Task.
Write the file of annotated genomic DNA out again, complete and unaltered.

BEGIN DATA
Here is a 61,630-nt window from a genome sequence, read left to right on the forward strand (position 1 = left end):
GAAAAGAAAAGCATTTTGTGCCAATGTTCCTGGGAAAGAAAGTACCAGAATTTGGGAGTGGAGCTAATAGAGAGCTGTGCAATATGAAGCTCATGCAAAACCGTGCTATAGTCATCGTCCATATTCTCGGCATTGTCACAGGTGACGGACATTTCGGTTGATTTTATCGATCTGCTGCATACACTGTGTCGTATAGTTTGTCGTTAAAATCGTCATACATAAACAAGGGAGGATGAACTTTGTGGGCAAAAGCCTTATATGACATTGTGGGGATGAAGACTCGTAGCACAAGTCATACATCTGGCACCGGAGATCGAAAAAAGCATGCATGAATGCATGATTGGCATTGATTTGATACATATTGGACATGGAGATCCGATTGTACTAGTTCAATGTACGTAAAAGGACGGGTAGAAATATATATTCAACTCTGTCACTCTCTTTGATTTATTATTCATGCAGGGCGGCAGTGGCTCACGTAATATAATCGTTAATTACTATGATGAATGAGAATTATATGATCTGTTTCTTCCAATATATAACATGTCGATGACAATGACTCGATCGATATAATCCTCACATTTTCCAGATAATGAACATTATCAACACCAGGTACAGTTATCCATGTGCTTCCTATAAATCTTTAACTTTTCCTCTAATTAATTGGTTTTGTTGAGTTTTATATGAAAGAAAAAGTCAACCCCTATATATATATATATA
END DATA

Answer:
Here is a 61,630-nt window from a genome sequence, read left to right on the forward strand (position 1 = left end):
GAAAAGAAAAGCATTTTGTGCCAATGTTCCTGGGAAAGAAAGTACCAGAATTTGGGAGTGGAGCTAATAGAGAGCTGTGCAATATGAAGCTCATGCAAAACCGTGCTATAGTCATCGTCCATATTCTCGGCATTGTCACAGGTGACGGACATTTCGGTTGATTTTATCGATCTGCTGCATACACTGTGTCGTATAGTTTGTCGTTAAAATCGTCATACATAAACAAGGGAGGATGAACTTTGTGGGCAAAAGCCTTATATGACATTGTGGGGATGAAGACTCGTAGCACAAGTCATACATCTGGCACCGGAGATCGAAAAAAGCATGCATGAATGCATGATTGGCATTGATTTGATACATATTGGACATGGAGATCCGATTGTACTAGTTCAATGTACGTAAAAGGACGGGTAGAAATATATATTCAACTCTGTCACTCTCTTTGATTTATTATTCATGCAGGGCGGCAGTGGCTCACGTAATATAATCGTTAATTACTATGATGAATGAGAATTATATGATCTGTTTCTTCCAATATATAACATGTCGATGACAATGACTCGATCGATATAATCCTCACATTTTCCAGATAATGAACATTATCAACACCAGGTACAGTTATCCATGTGCTTCCTATAAATCTTTAACTTTTCCTCTAATTAATTGGTTTTGTTGAGTTTTATATGAAAGAAAAAGTCAACCCCTATATATATATATATA